Even as online retail is growing at a rapid pace, most customers are still buying from stationary sources: According to a large-scale study in 2016 by the Market and opinion research institute Ipsos, some 57 percent of all interviewees prefer to visit the local shop than to purchase by computer. At the same time, the study found that 34 percent of all customers use their smartphones to inform themselves about products – while they are actually shopping. Gradually, the retailer is recognising that online and offline sales must overlap in order to offer the customer maximum shopping comfort: The future is calling for omnichannel retail.
Using omnichannel technology, digital and stationary sales channels are connected to one another and thus produce an interplay. In other words, how the customer behaves online can be exploited when shopping in local trade – and vice versa. If customers prefers to look at large devices like a TV on-site and later order online, the retailer can create a customer profile online at the store with all the important data. The customer can then confirm the final purchase from home. If the customer prefers to try clothes before buying, they can reserve them with a click and later try them on in the shop.
Clever omnichannel strategies assure retailers of greater profits
In a report from 2014, the international Deloitte Network for Auditing divided British and German consumers into two groups of regular consumers and occasional consumers. Regular consumers accounted for 70% of sales in both markets (amounting to 560 billion Euros). As the report shows, regular consumers are more likely to use multiple channels. Before purchasing in stationary retail, for example, it is 30 percent more likely that these customers would first enquire about the product online.
Deloitte also concluded that a more intensive research by the customer via numerous channels would raise the planned purchase value. This remains the case whether the purchase takes place in stationary or online retail. In numbers this implies that over 63 percent of German and British buyers who invested more than 100 pounds in a product used several channels in advance. Retailers gain the trust and willingness of the customer to invest higher sums when they provide comprehensive information across multiple channels.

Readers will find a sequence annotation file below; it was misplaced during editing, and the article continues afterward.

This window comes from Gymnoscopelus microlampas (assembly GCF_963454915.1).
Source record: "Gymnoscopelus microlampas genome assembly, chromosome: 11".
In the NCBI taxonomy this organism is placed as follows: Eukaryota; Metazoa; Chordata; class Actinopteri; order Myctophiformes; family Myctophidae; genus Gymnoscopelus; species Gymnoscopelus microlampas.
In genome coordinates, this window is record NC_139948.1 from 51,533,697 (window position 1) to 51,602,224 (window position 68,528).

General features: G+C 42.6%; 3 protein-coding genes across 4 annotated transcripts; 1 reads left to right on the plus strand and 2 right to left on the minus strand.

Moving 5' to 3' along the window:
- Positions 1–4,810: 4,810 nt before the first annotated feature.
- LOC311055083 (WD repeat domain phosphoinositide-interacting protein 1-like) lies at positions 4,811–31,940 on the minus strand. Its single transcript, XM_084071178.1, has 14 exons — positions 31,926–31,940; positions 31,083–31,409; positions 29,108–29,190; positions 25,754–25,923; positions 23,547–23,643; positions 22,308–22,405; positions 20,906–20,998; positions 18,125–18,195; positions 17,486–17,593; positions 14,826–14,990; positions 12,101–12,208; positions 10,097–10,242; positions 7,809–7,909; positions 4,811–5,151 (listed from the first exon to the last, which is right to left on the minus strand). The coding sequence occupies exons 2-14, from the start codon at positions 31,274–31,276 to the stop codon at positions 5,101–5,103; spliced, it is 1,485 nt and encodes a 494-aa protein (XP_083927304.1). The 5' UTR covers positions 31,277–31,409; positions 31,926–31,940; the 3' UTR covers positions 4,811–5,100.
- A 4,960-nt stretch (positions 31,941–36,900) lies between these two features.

How to shape your omnichannel strategy successfully
The development of omnichannel retail is still in its infancy. But experts are agreed that a clear, thought-through strategy is absent among many retailers. The basis for a successful omnichannel strategy consists of providing the customer with all channels at the same complexity at all times. For the customer, it is irrelevant at which stage of the purchase process they use the online or offline channel. The important thing is to make the buying experience free from obstacles. Retailers must ensure that all information is available across all channels. This includes information on:
- The availability of the goods in terms of stock, reservation and dispatch possibilities
- Data on the product such as pictures, descriptions, available sizes
- A notification of payment possibilities
- The price and, if any, promotions or discounts
- The general organisation, such as consulting options and the procedure for returns, for example
Retailers should be curious and open about omnichannel retail: Those deciding at an early stage for consolidation of the online and offline world can secure immense competitive advantages. Successful pioneers here include Ikea and Zalando, for example.
Quickly retrievable prices require skilled price management
The transparency of products across multiple channels means that price comparisons are as easy as never before: The customer sees a product and can still compare prices online in the shop using a smartphone. The price is and remains the best sales argument for retailers. To stand out in the field of omnichannel retail, merchants should therefore rely on ab efficient dynamic price management. Automated tools, like the blackbee Business Intelligence software, help to successfully implement pricing strategies. By such means, retailers remain one step ahead of other competitors.
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